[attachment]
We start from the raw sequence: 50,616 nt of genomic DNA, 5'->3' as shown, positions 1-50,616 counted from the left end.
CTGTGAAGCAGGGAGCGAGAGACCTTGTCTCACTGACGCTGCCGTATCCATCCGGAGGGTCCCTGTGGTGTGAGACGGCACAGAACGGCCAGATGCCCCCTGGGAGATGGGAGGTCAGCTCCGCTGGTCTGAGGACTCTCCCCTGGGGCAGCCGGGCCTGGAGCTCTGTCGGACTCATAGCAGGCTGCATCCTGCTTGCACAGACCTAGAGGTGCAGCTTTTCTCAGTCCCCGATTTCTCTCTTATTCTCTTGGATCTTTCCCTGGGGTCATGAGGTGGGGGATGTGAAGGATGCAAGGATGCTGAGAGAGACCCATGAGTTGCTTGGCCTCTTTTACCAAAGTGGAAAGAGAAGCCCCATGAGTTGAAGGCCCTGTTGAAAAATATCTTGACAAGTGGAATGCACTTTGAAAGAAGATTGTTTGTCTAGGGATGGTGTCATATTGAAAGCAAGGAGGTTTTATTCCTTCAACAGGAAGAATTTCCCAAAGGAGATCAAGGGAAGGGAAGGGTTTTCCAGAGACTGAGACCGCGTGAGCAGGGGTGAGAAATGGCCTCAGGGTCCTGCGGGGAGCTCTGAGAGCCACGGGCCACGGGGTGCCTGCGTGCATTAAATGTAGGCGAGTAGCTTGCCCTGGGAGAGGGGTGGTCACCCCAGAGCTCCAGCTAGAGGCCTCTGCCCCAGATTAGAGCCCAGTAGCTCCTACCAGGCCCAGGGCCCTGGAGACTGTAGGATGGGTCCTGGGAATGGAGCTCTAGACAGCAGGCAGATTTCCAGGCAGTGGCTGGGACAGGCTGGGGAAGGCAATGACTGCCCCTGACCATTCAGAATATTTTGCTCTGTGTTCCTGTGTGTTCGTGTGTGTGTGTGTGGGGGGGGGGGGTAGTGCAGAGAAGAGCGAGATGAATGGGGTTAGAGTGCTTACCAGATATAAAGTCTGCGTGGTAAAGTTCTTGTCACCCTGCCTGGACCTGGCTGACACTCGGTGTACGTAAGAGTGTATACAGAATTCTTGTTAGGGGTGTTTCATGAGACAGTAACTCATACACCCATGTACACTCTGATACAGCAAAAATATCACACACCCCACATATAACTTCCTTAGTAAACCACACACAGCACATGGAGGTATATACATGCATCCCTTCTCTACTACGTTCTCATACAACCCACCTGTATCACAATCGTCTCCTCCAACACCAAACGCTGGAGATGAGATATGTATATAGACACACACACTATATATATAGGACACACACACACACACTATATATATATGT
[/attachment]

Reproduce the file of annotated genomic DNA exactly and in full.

We start from the raw sequence: 50,616 nt of genomic DNA, 5'->3' as shown, positions 1-50,616 counted from the left end.
CTGTGAAGCAGGGAGCGAGAGACCTTGTCTCACTGACGCTGCCGTATCCATCCGGAGGGTCCCTGTGGTGTGAGACGGCACAGAACGGCCAGATGCCCCCTGGGAGATGGGAGGTCAGCTCCGCTGGTCTGAGGACTCTCCCCTGGGGCAGCCGGGCCTGGAGCTCTGTCGGACTCATAGCAGGCTGCATCCTGCTTGCACAGACCTAGAGGTGCAGCTTTTCTCAGTCCCCGATTTCTCTCTTATTCTCTTGGATCTTTCCCTGGGGTCATGAGGTGGGGGATGTGAAGGATGCAAGGATGCTGAGAGAGACCCATGAGTTGCTTGGCCTCTTTTACCAAAGTGGAAAGAGAAGCCCCATGAGTTGAAGGCCCTGTTGAAAAATATCTTGACAAGTGGAATGCACTTTGAAAGAAGATTGTTTGTCTAGGGATGGTGTCATATTGAAAGCAAGGAGGTTTTATTCCTTCAACAGGAAGAATTTCCCAAAGGAGATCAAGGGAAGGGAAGGGTTTTCCAGAGACTGAGACCGCGTGAGCAGGGGTGAGAAATGGCCTCAGGGTCCTGCGGGGAGCTCTGAGAGCCACGGGCCACGGGGTGCCTGCGTGCATTAAATGTAGGCGAGTAGCTTGCCCTGGGAGAGGGGTGGTCACCCCAGAGCTCCAGCTAGAGGCCTCTGCCCCAGATTAGAGCCCAGTAGCTCCTACCAGGCCCAGGGCCCTGGAGACTGTAGGATGGGTCCTGGGAATGGAGCTCTAGACAGCAGGCAGATTTCCAGGCAGTGGCTGGGACAGGCTGGGGAAGGCAATGACTGCCCCTGACCATTCAGAATATTTTGCTCTGTGTTCCTGTGTGTTCGTGTGTGTGTGTGTGGGGGGGGGGGGTAGTGCAGAGAAGAGCGAGATGAATGGGGTTAGAGTGCTTACCAGATATAAAGTCTGCGTGGTAAAGTTCTTGTCACCCTGCCTGGACCTGGCTGACACTCGGTGTACGTAAGAGTGTATACAGAATTCTTGTTAGGGGTGTTTCATGAGACAGTAACTCATACACCCATGTACACTCTGATACAGCAAAAATATCACACACCCCACATATAACTTCCTTAGTAAACCACACACAGCACATGGAGGTATATACATGCATCCCTTCTCTACTACGTTCTCATACAACCCACCTGTATCACAATCGTCTCCTCCAACACCAAACGCTGGAGATGAGATATGTATATAGACACACACACTATATATATAGGACACACACACACACACTATATATATATGT